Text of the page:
Everybody says they hate America. I go, “no, you hate the French. You despise the fact you have to recognize America.”
It’s funny I say that. I’m obviously pointing out you hate countries for different reasons, and most people have problems with the French demeanor. It’s actually really cruel of me; my experiences in France have been largely pleasant.
Yes, there was a guy who played footsie with me at a poker tournament, and when I swore at him to stop he went on a screaming tirade against me. But we’ll forget that part.
The thing that saved my ass in France was a piece of advice Faraz Jaka gave me.
He said, “The French I know are not any of their stereotypes. They just have a different culture. Every time you start a conversation there just start with a pleasantry, even a ‘bonjour.’ If you think about it, if someone ran up to us in America, didn’t even say hi, and just started asking things in French we’d probably be very put off. They’re an even prouder people, so it’s more of a big deal there.”
It wasn’t long before I had to try Jaka’s advice out. On my 21st birthday I found myself in Paris, trying to use the bus lines to get to a subway which would take me to a train station which would take me to Deauville. Since I was too cheap to get a cab, and looking for an adventure, I put an Outerspace album on my iPod and started trying to make my way through Paris without a map.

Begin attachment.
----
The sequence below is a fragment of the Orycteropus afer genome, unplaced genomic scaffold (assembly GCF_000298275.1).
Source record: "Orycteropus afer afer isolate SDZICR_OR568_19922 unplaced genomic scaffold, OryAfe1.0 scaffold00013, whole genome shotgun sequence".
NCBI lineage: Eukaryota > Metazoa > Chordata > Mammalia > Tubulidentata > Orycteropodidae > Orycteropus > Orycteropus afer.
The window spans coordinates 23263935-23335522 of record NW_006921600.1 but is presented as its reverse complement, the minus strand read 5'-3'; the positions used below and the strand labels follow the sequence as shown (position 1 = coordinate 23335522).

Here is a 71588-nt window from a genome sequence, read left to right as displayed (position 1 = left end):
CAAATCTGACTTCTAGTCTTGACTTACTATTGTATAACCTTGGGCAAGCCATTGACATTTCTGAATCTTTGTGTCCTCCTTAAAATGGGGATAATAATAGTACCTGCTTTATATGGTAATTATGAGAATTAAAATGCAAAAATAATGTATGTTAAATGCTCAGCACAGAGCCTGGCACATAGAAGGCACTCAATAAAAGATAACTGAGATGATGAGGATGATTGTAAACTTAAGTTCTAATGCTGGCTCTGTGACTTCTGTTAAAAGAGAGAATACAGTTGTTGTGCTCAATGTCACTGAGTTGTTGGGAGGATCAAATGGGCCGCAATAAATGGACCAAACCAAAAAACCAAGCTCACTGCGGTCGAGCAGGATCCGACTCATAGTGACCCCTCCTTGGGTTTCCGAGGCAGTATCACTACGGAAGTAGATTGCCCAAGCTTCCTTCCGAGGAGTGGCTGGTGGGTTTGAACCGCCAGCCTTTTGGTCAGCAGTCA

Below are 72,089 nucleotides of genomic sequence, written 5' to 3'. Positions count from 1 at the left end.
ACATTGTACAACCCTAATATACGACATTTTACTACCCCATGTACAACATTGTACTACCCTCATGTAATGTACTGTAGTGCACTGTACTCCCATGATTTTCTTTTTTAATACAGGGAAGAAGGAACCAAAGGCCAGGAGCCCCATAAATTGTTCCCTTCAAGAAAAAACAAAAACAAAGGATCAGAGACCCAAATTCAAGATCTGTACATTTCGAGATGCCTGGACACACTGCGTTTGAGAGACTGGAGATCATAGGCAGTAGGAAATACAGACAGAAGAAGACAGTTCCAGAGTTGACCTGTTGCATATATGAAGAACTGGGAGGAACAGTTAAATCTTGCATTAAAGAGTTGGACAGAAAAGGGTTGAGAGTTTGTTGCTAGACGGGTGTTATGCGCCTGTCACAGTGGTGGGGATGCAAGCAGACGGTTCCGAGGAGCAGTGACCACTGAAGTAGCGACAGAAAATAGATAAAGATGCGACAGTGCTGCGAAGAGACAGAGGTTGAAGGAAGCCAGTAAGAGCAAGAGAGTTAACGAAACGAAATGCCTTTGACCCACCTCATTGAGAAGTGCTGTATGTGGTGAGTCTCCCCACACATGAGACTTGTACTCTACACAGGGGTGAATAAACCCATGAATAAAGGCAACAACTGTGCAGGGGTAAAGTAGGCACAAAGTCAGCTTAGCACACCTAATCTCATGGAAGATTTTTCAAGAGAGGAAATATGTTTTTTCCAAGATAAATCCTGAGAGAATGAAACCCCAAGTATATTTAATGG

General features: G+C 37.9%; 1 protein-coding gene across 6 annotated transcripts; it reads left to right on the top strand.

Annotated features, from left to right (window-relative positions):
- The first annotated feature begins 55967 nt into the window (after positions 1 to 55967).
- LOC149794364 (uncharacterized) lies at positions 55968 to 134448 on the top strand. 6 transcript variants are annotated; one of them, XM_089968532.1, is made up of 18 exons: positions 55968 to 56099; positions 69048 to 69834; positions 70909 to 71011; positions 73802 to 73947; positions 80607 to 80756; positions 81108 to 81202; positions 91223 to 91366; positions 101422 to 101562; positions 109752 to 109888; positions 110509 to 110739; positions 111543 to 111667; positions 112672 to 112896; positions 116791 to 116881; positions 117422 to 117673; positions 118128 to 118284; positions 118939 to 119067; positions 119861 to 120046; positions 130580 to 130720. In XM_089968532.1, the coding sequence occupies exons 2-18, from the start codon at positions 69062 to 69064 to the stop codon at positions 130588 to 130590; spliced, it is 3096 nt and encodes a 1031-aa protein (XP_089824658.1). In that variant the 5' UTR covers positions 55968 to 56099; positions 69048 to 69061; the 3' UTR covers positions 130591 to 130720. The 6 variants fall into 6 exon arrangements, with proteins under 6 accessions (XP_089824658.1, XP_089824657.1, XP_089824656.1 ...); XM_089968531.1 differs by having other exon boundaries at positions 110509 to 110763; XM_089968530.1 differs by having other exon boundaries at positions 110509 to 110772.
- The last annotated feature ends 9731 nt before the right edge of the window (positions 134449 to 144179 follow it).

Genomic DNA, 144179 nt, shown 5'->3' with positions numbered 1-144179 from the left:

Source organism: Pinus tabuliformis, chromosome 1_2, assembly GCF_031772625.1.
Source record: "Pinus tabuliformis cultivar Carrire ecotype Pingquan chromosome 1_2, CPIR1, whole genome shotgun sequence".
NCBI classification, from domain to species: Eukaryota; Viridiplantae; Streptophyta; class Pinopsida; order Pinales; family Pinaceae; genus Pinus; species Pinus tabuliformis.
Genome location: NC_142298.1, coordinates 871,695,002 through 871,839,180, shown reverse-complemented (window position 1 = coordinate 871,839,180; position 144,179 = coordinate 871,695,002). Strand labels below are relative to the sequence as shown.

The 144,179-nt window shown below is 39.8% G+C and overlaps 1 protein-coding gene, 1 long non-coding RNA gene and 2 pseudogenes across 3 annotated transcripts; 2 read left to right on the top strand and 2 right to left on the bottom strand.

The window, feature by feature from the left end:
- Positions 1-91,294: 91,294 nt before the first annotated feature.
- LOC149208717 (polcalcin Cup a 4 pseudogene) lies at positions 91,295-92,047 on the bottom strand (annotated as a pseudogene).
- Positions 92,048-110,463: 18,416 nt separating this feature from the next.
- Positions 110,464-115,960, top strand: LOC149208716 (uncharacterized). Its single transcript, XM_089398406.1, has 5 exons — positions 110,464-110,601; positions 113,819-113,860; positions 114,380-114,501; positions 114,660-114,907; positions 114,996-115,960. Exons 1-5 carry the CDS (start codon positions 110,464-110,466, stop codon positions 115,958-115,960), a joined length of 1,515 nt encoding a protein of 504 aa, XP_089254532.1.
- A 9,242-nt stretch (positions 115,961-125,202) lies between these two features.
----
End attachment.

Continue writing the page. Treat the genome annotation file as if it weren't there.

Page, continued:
It was so confusing! I usually can get context clues in many languages, but French is a beast all of its own.
I needed to ask for directions at least eight times. Every time I did I started with the pleasantries I’d memorized. Everyone, without fail, was very polite with me. The police, public officials, strangers off the street, everyone helped me out. A few people even walked me to the right subway station.
Since then I’ve always tried to learn one basic phrase in a language, “Hello, I’m sorry, I’m a typical American. Do you speak English?” You usually get a laugh and a little assistance. At worst, you get a polite, “no.”
What seems to irritate most people about Americans is they expect people speak English. Some of them feel like the only reason they know so much English is because of how we’ve infiltrated so much of the world’s culture. If you show people you’ve at least made an attempt to learn a part of their language they feel like you’ve shown them respect.
Oh, to the young guys traveling to international tournaments, a self-effacing greeting in a foreign language can really open doors with girls. If you just speak English they might be intimidated. Showing you’re terrible when speaking their language puts you both on the same footing when you start speaking in bites ripped out of American movies.
My Plugs: Check out my vids at Pocketfives Training, contact me for lessons at firstname.lastname@example.org, see other stuff I write with my friends at www.pokerheadrush.com, and follow my Twitter @TheAssassinato and Facebook at www.Facebook.com/Assassinato